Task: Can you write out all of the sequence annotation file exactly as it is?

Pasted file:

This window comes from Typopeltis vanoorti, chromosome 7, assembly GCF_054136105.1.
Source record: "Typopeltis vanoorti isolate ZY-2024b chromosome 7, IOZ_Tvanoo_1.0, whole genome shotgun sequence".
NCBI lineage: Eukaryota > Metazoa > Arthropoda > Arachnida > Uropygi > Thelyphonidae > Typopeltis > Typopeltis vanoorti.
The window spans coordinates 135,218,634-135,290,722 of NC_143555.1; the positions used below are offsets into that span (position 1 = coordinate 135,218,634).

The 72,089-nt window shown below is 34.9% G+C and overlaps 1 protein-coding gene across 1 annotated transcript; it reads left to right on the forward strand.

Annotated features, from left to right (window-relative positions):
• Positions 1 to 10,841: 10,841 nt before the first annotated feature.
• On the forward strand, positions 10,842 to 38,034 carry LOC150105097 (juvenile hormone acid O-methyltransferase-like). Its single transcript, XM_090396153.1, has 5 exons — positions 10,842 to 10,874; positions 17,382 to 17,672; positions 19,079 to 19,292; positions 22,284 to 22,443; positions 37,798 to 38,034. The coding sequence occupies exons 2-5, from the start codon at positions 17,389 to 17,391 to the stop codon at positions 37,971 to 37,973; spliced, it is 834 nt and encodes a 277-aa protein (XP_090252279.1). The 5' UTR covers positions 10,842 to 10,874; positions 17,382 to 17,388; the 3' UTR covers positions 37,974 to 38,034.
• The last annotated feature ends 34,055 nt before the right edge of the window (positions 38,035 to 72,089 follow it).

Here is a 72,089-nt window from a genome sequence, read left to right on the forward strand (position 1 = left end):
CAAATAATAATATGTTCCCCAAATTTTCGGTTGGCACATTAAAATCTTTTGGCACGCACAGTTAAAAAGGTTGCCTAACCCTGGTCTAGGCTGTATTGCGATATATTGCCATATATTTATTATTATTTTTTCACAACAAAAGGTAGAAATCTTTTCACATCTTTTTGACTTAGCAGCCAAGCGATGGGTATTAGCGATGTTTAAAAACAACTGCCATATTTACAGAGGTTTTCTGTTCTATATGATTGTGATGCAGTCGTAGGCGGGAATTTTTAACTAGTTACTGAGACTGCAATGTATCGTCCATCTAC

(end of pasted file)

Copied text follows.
This window comes from Typopeltis vanoorti, chromosome 7, assembly GCF_054136105.1.
Source record: "Typopeltis vanoorti isolate ZY-2024b chromosome 7, IOZ_Tvanoo_1.0, whole genome shotgun sequence".
NCBI lineage: Eukaryota > Metazoa > Arthropoda > Arachnida > Uropygi > Thelyphonidae > Typopeltis > Typopeltis vanoorti.
The window spans coordinates 135,218,634-135,290,722 of NC_143555.1; the positions used below are offsets into that span (position 1 = coordinate 135,218,634).

The 72,089-nt window shown below is 34.9% G+C and overlaps 1 protein-coding gene across 1 annotated transcript; it reads left to right on the forward strand.

Annotated features, from left to right (window-relative positions):
• Positions 1 to 10,841: 10,841 nt before the first annotated feature.
• On the forward strand, positions 10,842 to 38,034 carry LOC150105097 (juvenile hormone acid O-methyltransferase-like). Its single transcript, XM_090396153.1, has 5 exons — positions 10,842 to 10,874; positions 17,382 to 17,672; positions 19,079 to 19,292; positions 22,284 to 22,443; positions 37,798 to 38,034. The coding sequence occupies exons 2-5, from the start codon at positions 17,389 to 17,391 to the stop codon at positions 37,971 to 37,973; spliced, it is 834 nt and encodes a 277-aa protein (XP_090252279.1). The 5' UTR covers positions 10,842 to 10,874; positions 17,382 to 17,388; the 3' UTR covers positions 37,974 to 38,034.
• The last annotated feature ends 34,055 nt before the right edge of the window (positions 38,035 to 72,089 follow it).

Here is a 72,089-nt window from a genome sequence, read left to right on the forward strand (position 1 = left end):
CAAATAATAATATGTTCCCCAAATTTTCGGTTGGCACATTAAAATCTTTTGGCACGCACAGTTAAAAAGGTTGCCTAACCCTGGTCTAGGCTGTATTGCGATATATTGCCATATATTTATTATTATTTTTTCACAACAAAAGGTAGAAATCTTTTCACATCTTTTTGACTTAGCAGCCAAGCGATGGGTATTAGCGATGTTTAAAAACAACTGCCATATTTACAGAGGTTTTCTGTTCTATATGATTGTGATGCAGTCGTAGGCGGGAATTTTTAACTAGTTACTGAGACTGCAATGTATCGTCCATCTAC